Sam and Katrina in Montreal

It is not a debilitating disease.

It is not a death.

It is not a permanent loss or a mistake that can never be undone.

But sending your firstborn off to college is not nothing.

People have often asked us these questions…

Was having four kids harder than having three?

Was going from man-to-man to zone defense the biggest transition?

And I have always said no. Zero to one is what rocked our world.

We had no idea what to expect, what bringing a new baby into our lives would entail. We had no experience, no playbook, no way to gauge what that change would do to us, to our marriage, to our home, to our hearts.

And let me assure you that when I brought Sam home from the hospital, I was a Hot Mess. I was so fiercely in love with him, so terrified I would break him, so worried I would lose myself. I cried constantly. Everything made me weep: Hallmark commercials, unexpected visitors bearing lovely baby gifts, running out of Fudgsicles.

Sending him to college has felt frighteningly familiar.

It’s new terrain, and I have no roadmap.

I never know what’s going to be my trigger. Saturday, I assembled a giant care package filled with clothes and beach towels and Pop-Tarts and trail mix and… and healthy snacks and tea bags for Lily. I debated about writing a sappy letter, knew that he probably wouldn’t read it, opted instead for a big note in Sharpie on a piece of printer paper: “Hope your first week was awesome! We love and miss you!”

It was not enough. It was still too much.

And when I handed the heavy box to the sweet gal at the post office, I lost it. Tears streaming down my face, I explained, “It’s the first care package for my college boy.” I’m not sure she cared. I think she might have called security. I wouldn’t have blamed her.

I’m more than a bit unhinged, needier than usual, wobbly at my core.

I’m still getting used to the idea that when I bring the other three kids home from school, he won’t walk in the door shortly thereafter. When we go out for dinner, I still ask for a table for six. Then I get a lump in my throat when I have to say, “No, five. It’s just five.”

We don’t leave the light on for him anymore. When he comes home late at night, it’s to a different home.

His car sits in the driveway, unmoving.

And here’s the thing: Sam is so happy. He’s probably happier than he’s ever been in his life. This kid has always wanted to spread his wings as far and as wide as he possibly can. I am so grateful that he has that opportunity now, that he’s finding out exactly how fabulous he is, that he’s creating his own life… not one we’ve defined for him.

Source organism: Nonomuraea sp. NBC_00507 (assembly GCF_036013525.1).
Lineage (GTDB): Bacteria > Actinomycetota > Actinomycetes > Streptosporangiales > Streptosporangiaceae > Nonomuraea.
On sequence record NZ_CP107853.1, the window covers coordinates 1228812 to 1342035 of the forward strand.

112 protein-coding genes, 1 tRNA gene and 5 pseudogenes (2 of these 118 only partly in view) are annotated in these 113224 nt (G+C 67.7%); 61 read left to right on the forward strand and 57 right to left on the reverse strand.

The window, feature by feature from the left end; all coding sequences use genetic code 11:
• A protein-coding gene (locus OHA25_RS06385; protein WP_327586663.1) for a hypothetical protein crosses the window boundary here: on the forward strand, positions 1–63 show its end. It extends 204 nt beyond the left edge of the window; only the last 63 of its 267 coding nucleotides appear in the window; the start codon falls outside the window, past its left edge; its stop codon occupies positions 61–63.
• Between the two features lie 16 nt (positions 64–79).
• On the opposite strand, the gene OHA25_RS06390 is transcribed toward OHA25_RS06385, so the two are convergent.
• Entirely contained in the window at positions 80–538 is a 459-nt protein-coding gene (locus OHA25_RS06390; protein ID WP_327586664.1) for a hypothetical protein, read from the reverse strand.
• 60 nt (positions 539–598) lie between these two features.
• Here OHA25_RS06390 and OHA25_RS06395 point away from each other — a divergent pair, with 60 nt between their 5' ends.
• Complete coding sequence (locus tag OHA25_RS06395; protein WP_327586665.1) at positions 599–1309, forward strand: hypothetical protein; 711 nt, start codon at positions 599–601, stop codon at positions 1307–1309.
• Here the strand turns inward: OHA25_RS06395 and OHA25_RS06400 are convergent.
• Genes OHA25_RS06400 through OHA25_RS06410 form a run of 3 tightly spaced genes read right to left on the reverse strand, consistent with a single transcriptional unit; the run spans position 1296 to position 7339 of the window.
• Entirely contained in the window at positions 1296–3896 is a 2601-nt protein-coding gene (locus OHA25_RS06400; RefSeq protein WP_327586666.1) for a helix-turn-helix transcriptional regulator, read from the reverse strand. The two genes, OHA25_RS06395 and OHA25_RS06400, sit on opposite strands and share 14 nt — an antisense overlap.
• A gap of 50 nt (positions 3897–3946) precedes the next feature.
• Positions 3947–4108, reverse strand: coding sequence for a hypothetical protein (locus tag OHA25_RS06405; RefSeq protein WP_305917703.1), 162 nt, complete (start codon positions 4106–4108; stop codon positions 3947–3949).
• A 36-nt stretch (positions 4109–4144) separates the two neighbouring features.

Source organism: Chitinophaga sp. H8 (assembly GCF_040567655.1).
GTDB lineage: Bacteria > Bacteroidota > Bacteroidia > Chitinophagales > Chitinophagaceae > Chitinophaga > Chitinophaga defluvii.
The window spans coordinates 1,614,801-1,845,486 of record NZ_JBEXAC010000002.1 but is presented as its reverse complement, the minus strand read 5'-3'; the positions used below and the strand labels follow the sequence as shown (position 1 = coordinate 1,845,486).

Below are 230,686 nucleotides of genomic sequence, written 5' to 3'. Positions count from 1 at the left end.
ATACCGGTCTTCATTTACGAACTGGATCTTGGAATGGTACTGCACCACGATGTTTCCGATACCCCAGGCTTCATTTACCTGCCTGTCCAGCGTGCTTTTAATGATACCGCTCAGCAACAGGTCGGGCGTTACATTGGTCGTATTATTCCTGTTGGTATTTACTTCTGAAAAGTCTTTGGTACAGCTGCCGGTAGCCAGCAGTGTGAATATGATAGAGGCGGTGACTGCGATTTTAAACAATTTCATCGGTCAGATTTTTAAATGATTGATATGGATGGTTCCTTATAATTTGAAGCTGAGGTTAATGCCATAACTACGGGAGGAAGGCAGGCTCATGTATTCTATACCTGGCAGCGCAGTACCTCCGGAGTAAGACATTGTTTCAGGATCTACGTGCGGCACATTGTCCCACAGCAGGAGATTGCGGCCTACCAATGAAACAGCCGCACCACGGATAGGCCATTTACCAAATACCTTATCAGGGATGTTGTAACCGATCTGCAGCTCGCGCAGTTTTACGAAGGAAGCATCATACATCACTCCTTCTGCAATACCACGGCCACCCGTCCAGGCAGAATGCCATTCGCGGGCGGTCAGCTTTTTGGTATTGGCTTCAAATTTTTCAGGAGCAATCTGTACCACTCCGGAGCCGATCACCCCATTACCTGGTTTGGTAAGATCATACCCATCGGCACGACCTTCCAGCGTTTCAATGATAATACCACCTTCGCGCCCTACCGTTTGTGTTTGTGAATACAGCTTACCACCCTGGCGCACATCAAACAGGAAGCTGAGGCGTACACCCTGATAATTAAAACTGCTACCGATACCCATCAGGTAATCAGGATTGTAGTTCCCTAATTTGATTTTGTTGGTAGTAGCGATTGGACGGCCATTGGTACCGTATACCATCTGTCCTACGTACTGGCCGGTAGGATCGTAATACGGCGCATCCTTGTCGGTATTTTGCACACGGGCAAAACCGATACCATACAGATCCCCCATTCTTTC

His life is so much his own now. Less ours, more his. Just as it should be.

We did our job. No regrets. Not one.

But I had no idea how it would feel in my bones, this day-to-day hole of Sam.

It is not nothing.

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3 Responses

  1. Thank you for sharing your heart with us! You won’t believe how much he’ll change between now and Thanksgiving break, but mostly in good ways. As a mom who survived sending her only child off to college in the midst of a tumultuous divorce, and a program coordinator at a large state university working primarily with freshmen, I can assure you you’re on the right track. YES to care packages with short, upbeat notes, Always send enough for the roommates, as well. The guy who has enough cocoa mix to invite everyone in the neighboring rooms in for a hot cup during finals week is the guy who will make lots of friendships that may last a lifetime. NO to mushy cards and sappy letters! I actually wrote notes on random pages in her spiral notebooks, and she commented later than when she would uncover one of them, it felt like I was stalking her. So much for creative parenting!

    My best tip for out-of-town parenting is to find your student a doctor in their college town who is on your health plan. Have him get the new patient paperwork, fill it out and have his patient account all set up with them before he ever gets sick. Then when he gets strep throat for the first time away from home, he’ll be less likely to crawl into bed and almost die (like my kid) and instead seek medical treatment while there is still an option other than the ER.

    Also, the roughest time for most freshmen is about two weeks into the spring semester. You’ve just been home for a month with your people and your puppies and unlike fall semester, there are no fun “welcome to college” activities planned, you aren’t nearly as excited about “being on your own” as you were in August, and the cold, dark days can easily become unmanageable. This is a good time for care packages, campus visits, and other sources of family support. Prayers for your son’s first semester, and for you as you adapt to your changing role as his mother!

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